Cheshire police were hard at work getting across messages of personal safety and crime prevention to thousands of visitors at the Cheshire Show this week.
Hundreds of youngsters poured into the Cheshire Constabulary marquee on Tuesday and Wednesday to learn an important lesson in online safety.
They were introduced to Sophie, a fictional 15-year-old girl who met someone online she believed to be a boy her own age. However, as the tale unfolded and the children filled in their accompanying quiz books, they learned about how Sophie was abducted and the steps police officers might take to trace missing people like her.
The children were tested on their online safety knowledge, and when to dial 999 in an emergency and when the non-emergency 101 number should be used. They also matched up fingerprints, took some of their own, and even took part in a mock press conference appealing for help to find Sophie.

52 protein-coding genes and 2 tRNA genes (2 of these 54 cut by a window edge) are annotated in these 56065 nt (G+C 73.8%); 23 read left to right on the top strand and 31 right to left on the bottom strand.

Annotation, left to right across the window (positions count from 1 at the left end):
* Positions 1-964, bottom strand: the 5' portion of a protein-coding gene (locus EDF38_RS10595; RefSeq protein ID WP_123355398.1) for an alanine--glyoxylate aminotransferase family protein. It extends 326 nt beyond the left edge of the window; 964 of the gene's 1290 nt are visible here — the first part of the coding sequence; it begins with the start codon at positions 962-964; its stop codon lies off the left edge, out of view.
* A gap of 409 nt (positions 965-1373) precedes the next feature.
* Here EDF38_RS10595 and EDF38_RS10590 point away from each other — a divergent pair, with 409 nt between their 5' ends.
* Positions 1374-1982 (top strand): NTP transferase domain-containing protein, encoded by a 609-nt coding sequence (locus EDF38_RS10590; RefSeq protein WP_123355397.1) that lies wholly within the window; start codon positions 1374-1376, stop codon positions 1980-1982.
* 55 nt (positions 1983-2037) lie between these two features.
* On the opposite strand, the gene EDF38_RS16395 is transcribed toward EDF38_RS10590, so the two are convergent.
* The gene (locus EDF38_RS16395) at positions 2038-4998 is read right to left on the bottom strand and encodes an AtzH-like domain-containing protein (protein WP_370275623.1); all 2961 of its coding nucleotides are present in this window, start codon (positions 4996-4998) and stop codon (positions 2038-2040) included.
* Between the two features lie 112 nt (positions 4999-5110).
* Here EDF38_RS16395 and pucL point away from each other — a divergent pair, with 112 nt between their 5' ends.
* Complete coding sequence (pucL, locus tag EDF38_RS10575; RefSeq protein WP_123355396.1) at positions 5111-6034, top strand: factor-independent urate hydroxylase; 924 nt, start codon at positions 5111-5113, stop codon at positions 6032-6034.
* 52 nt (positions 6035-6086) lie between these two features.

Elsewhere, staff and officers engaged with the adults to deliver road safety messages for motorcyclists and tractor drivers, encourage participation in the community HomeWatch scheme, and also educate people in rural and heritage crimes.
Visitors could also learn more about becoming a police volunteer, joining the Special Constabulary, and how to support the Museum of Policing in Warrington.
But the biggest stir at the Cheshire Constabulary stand was possibly caused by ‘Belle′, a 14ft-tall marionette dressed as a female officer, visible from many parts of the showground.
Cheshire Constabulary′s corporate communications manager, Jane Gregory, said: "Everyone involved with our stand thoroughly enjoyed themselves, especially talking to and helping the children who really engaged with the messages we were trying to get across − in particular that you can never be sure who you′re talking to over the internet.
"The feedback we had from parents and teachers was very positive, and we hope that everyone who attended our stand over the two days went away either with something new they had learned, or with a greater interest in policing as a whole."